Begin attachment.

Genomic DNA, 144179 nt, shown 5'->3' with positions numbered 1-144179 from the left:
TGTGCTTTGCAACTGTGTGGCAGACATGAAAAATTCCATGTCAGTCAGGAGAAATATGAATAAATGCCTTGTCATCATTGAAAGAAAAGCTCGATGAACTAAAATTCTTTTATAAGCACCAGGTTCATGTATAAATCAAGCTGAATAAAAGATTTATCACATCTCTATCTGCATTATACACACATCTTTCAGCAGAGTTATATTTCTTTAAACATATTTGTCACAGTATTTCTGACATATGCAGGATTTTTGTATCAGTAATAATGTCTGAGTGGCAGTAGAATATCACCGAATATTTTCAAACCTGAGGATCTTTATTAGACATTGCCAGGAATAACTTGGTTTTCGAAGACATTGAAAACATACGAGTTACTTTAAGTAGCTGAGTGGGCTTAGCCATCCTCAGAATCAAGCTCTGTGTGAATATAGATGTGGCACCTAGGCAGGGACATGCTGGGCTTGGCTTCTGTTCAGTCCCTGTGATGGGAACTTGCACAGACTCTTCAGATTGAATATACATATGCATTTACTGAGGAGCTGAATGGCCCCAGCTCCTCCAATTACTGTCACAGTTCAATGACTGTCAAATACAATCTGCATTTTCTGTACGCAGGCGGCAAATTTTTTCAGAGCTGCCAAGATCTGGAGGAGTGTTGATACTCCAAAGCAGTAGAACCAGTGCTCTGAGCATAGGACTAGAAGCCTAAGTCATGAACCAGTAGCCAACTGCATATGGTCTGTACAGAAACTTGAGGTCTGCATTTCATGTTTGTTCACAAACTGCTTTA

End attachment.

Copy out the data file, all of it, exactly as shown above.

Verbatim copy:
Genomic DNA, 144179 nt, shown 5'->3' with positions numbered 1-144179 from the left:
TGTGCTTTGCAACTGTGTGGCAGACATGAAAAATTCCATGTCAGTCAGGAGAAATATGAATAAATGCCTTGTCATCATTGAAAGAAAAGCTCGATGAACTAAAATTCTTTTATAAGCACCAGGTTCATGTATAAATCAAGCTGAATAAAAGATTTATCACATCTCTATCTGCATTATACACACATCTTTCAGCAGAGTTATATTTCTTTAAACATATTTGTCACAGTATTTCTGACATATGCAGGATTTTTGTATCAGTAATAATGTCTGAGTGGCAGTAGAATATCACCGAATATTTTCAAACCTGAGGATCTTTATTAGACATTGCCAGGAATAACTTGGTTTTCGAAGACATTGAAAACATACGAGTTACTTTAAGTAGCTGAGTGGGCTTAGCCATCCTCAGAATCAAGCTCTGTGTGAATATAGATGTGGCACCTAGGCAGGGACATGCTGGGCTTGGCTTCTGTTCAGTCCCTGTGATGGGAACTTGCACAGACTCTTCAGATTGAATATACATATGCATTTACTGAGGAGCTGAATGGCCCCAGCTCCTCCAATTACTGTCACAGTTCAATGACTGTCAAATACAATCTGCATTTTCTGTACGCAGGCGGCAAATTTTTTCAGAGCTGCCAAGATCTGGAGGAGTGTTGATACTCCAAAGCAGTAGAACCAGTGCTCTGAGCATAGGACTAGAAGCCTAAGTCATGAACCAGTAGCCAACTGCATATGGTCTGTACAGAAACTTGAGGTCTGCATTTCATGTTTGTTCACAAACTGCTTTA